Tom E. Lewis painted this mural “Forest Genetics” in 1941 for the Treasury Section of Fine Arts. As the result of building renovations, the mural is no longer viewable in public view.
Artist R. W. R. Taylor painted several panels depicting “Scenes of Indian Life” in 1937 with funding from the WPA Federal Art Project. The painting is fresco on celotex. There were originally 11 panels painted for the El Monte Public… read more
“The Art Gallery, also on the second floor” of the main branch of the Erie Public Library housed, among other works, “Two interesting paintings by Harry Klopp, done under the WPA Federal Art Project, are Robin Hood and The Pied… read more
This 1940 oil on canvas “Autumn Wisconsin Landscape” by Ethel Spears was originally painted for the Hartford post office. It is now located in the Schauer Arts & Activities Center.
“In 1928, Clarence Hatzfeld, a member of the park board and architect of many northwest side recreational, commercial, and residential buildings, designed a Tudor Revival-style fieldhouse for the park. A stone grotto and fountain originally graced the front of the… read more
Thomas Laman painted these two egg tempera on canvas murals for the Eureka post office and courthouse, which was sold to a private entity in 2002. Previously, “Mining and Forestry” hung behind the judge’s bench, and “Water and Land” on… read more
An enormous mural called The Evolution of Western Civilization is located in the library of the former Evander Childs High School. The Federal Arts Project (FAP) of the Works Progress Administration (WPA) commissioned the mural cycle in 1935 and it was completed… read more
This limestone sculpture “Flood Control” by Karl Lang was created for the F. Edward Herbert Federal Building with Treasury Section of Fine Arts funds. It still graces the southeastern corner of the building.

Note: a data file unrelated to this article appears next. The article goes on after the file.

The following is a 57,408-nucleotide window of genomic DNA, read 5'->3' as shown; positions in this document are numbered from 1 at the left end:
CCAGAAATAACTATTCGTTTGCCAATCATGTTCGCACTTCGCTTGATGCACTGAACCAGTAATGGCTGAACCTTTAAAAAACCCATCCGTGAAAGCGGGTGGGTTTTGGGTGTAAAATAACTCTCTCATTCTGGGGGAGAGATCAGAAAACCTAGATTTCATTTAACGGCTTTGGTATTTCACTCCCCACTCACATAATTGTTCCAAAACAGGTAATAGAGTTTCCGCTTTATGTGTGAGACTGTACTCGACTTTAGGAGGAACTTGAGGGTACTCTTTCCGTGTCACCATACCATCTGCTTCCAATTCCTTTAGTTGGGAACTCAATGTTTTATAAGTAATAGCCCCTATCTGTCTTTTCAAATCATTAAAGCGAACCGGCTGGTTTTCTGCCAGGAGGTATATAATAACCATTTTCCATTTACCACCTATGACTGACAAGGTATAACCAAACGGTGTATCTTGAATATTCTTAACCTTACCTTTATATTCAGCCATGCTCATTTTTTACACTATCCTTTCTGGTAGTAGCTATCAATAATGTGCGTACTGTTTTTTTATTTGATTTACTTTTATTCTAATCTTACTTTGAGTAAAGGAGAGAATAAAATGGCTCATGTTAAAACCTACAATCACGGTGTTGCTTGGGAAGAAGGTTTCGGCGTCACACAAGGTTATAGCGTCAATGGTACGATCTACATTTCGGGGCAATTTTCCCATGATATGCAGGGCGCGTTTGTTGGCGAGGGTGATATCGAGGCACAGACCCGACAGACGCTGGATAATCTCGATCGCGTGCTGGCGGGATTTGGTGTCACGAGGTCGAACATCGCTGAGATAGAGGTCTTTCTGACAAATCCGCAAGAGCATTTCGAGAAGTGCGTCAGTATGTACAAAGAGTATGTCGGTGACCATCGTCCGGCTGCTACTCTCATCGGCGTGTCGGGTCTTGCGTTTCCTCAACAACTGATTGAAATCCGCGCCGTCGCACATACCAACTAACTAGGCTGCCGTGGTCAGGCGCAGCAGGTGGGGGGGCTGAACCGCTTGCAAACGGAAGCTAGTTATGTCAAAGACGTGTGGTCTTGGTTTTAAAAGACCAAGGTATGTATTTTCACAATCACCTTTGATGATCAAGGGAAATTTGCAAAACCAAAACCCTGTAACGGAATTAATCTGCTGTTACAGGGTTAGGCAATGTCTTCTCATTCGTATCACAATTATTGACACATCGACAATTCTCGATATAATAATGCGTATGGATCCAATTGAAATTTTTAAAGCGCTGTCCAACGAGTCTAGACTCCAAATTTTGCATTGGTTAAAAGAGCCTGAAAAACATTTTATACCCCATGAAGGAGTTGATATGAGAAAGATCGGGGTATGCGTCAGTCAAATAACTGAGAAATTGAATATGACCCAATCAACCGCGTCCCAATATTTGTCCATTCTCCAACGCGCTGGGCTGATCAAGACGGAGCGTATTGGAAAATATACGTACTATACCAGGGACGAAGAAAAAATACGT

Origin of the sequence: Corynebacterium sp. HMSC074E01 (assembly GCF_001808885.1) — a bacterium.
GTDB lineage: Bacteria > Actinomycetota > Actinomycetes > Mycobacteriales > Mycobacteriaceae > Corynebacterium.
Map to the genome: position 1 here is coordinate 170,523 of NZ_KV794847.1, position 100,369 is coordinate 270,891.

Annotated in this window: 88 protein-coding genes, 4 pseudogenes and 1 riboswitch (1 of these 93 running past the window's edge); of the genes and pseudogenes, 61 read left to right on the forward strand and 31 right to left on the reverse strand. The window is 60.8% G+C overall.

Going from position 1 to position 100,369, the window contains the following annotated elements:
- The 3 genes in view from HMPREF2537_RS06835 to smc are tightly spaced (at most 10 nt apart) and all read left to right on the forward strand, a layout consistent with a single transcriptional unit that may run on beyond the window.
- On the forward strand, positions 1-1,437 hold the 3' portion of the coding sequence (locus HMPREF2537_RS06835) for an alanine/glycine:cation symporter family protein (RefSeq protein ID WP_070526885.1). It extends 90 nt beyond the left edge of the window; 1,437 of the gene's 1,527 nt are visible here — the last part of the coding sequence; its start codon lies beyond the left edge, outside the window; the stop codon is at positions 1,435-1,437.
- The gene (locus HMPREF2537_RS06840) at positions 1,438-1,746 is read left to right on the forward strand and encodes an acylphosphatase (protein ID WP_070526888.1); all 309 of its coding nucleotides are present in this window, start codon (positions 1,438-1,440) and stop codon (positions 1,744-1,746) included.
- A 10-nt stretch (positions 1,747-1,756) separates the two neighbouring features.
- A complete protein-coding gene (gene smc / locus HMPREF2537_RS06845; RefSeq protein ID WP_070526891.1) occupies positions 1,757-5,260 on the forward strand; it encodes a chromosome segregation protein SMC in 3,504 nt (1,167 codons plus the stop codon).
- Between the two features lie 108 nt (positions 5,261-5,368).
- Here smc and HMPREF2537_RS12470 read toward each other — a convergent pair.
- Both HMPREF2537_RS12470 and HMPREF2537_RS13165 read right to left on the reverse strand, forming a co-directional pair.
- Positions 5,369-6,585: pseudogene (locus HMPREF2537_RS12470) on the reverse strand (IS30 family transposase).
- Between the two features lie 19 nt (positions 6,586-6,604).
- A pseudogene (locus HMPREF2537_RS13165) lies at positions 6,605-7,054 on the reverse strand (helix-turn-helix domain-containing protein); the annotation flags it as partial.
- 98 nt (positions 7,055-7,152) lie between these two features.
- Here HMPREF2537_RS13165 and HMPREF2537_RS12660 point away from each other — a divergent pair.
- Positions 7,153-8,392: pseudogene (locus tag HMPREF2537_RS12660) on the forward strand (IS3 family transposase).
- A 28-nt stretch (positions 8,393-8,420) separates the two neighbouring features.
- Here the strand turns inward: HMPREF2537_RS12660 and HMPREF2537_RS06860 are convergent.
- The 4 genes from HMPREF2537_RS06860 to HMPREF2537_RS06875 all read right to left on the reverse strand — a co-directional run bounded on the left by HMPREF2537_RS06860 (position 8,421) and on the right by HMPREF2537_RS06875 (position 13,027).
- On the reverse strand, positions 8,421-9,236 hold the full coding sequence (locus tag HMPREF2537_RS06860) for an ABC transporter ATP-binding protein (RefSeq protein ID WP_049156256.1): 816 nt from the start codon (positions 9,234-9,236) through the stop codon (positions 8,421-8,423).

This marble eagle statue — one of four at the entrances to the F. Edward Herbert Federal Building — was produced with Treasury Section of Fine Arts funds by Gifford Proctor.
This limestone sculpture “Harvesting Sugar Cane” by Armin Scheler was created for the F. Edward Hebert Federal Building and paid for with Treasury Section of Fine Arts funds. It still graces the northeastern flank of the building.
The Fairport Historical Museum houses an example of New Deal artwork commissioned by the federal Works Progress Administration. “In 1937, Rochester’s WPA art project was called “the most interesting and effective outside of New York City” by the regional director… read more
This statue of the Franciscan missionary, Father Junipero Serra was commissioned by the WPA in 1935. John Palo Kangas made the statue out of concrete. The original concrete deteriorated over time. In 1989, the original was placed in storage and… read more
Originally built as the U.S. Post Office and Courthouse and now the Federal Building and Courthouse, the building was completed as a federal Public Works Administration (PWA) project with Treasury Department funding in 1935. “Commissioned by the Treasury Department Section… read more
The historic former Federal Building and Post Office in Phoenix, Arizona houses examples of New Deal artwork. In 1937 the U.S. Treasury’s Section of Fine Arts commissioned artist La Verne Nelson Black to create two murals for the east wing… read more
Jacob Getlar Smith painted three oil-on-canvas murals for the Main Street Maude R. Toulson Federal Building and Post Office in 1939: “Salisbury,” “Stage at Byrd’s Inn” and “Cotton Patch.” From an onsite plaque: “Jacob Getlar Smith was born February 3,… read more
“Justice Tempered with Mercy (Uphold the Right, Prevent the Wrong)” by Emil Bisttram was originally installed in the courthouse at Roswell, NM. It was painted with Treasury Relief Art Project funds in 1936 and moved to its present location in… read more
“The Pueblo Rebellion of 1680” was painted by Loren Mozley in 1936 with Federal Art Project funds and restored in 1996.
The United States Courthouse in Columbia, TN, formerly the post office, is home to Sidney Waugh’s 1941 limestone sculpture, entitled “American Eagle,” and Henry Billings’s 1942 oil on canvas mural, entitled “Maury County Landscape.” Both were completed with funds provided… read more
“The most significant interior space is the original federal district courtroom on the first floor. This room retains its original stained walnut wainscot and benches, and features an oil-on-canvas mural titled ‘Alaskan Landscape’ behind the judge’s bench. The mural was… read more